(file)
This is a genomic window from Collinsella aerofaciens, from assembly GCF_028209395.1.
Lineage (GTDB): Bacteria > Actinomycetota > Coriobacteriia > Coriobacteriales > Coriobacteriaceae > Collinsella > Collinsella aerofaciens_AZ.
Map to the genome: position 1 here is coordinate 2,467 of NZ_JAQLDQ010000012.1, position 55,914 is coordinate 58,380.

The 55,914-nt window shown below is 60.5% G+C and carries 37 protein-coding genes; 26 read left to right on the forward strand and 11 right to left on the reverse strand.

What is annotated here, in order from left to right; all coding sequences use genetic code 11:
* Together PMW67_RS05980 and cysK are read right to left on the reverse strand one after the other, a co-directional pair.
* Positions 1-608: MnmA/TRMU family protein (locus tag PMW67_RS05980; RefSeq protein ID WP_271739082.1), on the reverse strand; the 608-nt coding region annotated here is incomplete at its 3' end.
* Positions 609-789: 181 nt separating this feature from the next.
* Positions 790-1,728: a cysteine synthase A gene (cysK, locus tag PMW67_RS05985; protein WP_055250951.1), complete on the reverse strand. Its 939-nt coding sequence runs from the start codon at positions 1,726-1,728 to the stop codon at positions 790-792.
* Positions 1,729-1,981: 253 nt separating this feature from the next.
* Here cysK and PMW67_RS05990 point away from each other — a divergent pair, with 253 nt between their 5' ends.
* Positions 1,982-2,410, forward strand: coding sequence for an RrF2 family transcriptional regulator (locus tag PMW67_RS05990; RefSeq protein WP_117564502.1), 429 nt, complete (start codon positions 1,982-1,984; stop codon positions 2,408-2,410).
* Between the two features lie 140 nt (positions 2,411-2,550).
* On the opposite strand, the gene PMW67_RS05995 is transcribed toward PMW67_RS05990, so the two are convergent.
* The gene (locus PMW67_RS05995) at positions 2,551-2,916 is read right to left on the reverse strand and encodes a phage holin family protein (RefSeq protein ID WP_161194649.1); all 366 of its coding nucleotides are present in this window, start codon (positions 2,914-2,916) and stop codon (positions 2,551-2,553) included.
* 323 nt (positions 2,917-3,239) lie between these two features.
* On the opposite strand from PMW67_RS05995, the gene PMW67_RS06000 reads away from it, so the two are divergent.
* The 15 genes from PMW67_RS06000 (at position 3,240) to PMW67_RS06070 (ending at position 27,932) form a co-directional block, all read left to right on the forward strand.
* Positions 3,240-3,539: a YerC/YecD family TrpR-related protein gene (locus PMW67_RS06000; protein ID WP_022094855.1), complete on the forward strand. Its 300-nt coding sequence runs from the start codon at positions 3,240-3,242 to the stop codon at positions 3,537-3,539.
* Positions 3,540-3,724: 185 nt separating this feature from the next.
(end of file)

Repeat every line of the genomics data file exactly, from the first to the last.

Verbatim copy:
This is a genomic window from Collinsella aerofaciens, from assembly GCF_028209395.1.
Lineage (GTDB): Bacteria > Actinomycetota > Coriobacteriia > Coriobacteriales > Coriobacteriaceae > Collinsella > Collinsella aerofaciens_AZ.
Map to the genome: position 1 here is coordinate 2,467 of NZ_JAQLDQ010000012.1, position 55,914 is coordinate 58,380.

The 55,914-nt window shown below is 60.5% G+C and carries 37 protein-coding genes; 26 read left to right on the forward strand and 11 right to left on the reverse strand.

What is annotated here, in order from left to right; all coding sequences use genetic code 11:
* Together PMW67_RS05980 and cysK are read right to left on the reverse strand one after the other, a co-directional pair.
* Positions 1-608: MnmA/TRMU family protein (locus tag PMW67_RS05980; RefSeq protein ID WP_271739082.1), on the reverse strand; the 608-nt coding region annotated here is incomplete at its 3' end.
* Positions 609-789: 181 nt separating this feature from the next.
* Positions 790-1,728: a cysteine synthase A gene (cysK, locus tag PMW67_RS05985; protein WP_055250951.1), complete on the reverse strand. Its 939-nt coding sequence runs from the start codon at positions 1,726-1,728 to the stop codon at positions 790-792.
* Positions 1,729-1,981: 253 nt separating this feature from the next.
* Here cysK and PMW67_RS05990 point away from each other — a divergent pair, with 253 nt between their 5' ends.
* Positions 1,982-2,410, forward strand: coding sequence for an RrF2 family transcriptional regulator (locus tag PMW67_RS05990; RefSeq protein WP_117564502.1), 429 nt, complete (start codon positions 1,982-1,984; stop codon positions 2,408-2,410).
* Between the two features lie 140 nt (positions 2,411-2,550).
* On the opposite strand, the gene PMW67_RS05995 is transcribed toward PMW67_RS05990, so the two are convergent.
* The gene (locus PMW67_RS05995) at positions 2,551-2,916 is read right to left on the reverse strand and encodes a phage holin family protein (RefSeq protein ID WP_161194649.1); all 366 of its coding nucleotides are present in this window, start codon (positions 2,914-2,916) and stop codon (positions 2,551-2,553) included.
* 323 nt (positions 2,917-3,239) lie between these two features.
* On the opposite strand from PMW67_RS05995, the gene PMW67_RS06000 reads away from it, so the two are divergent.
* The 15 genes from PMW67_RS06000 (at position 3,240) to PMW67_RS06070 (ending at position 27,932) form a co-directional block, all read left to right on the forward strand.
* Positions 3,240-3,539: a YerC/YecD family TrpR-related protein gene (locus PMW67_RS06000; protein ID WP_022094855.1), complete on the forward strand. Its 300-nt coding sequence runs from the start codon at positions 3,240-3,242 to the stop codon at positions 3,537-3,539.
* Positions 3,540-3,724: 185 nt separating this feature from the next.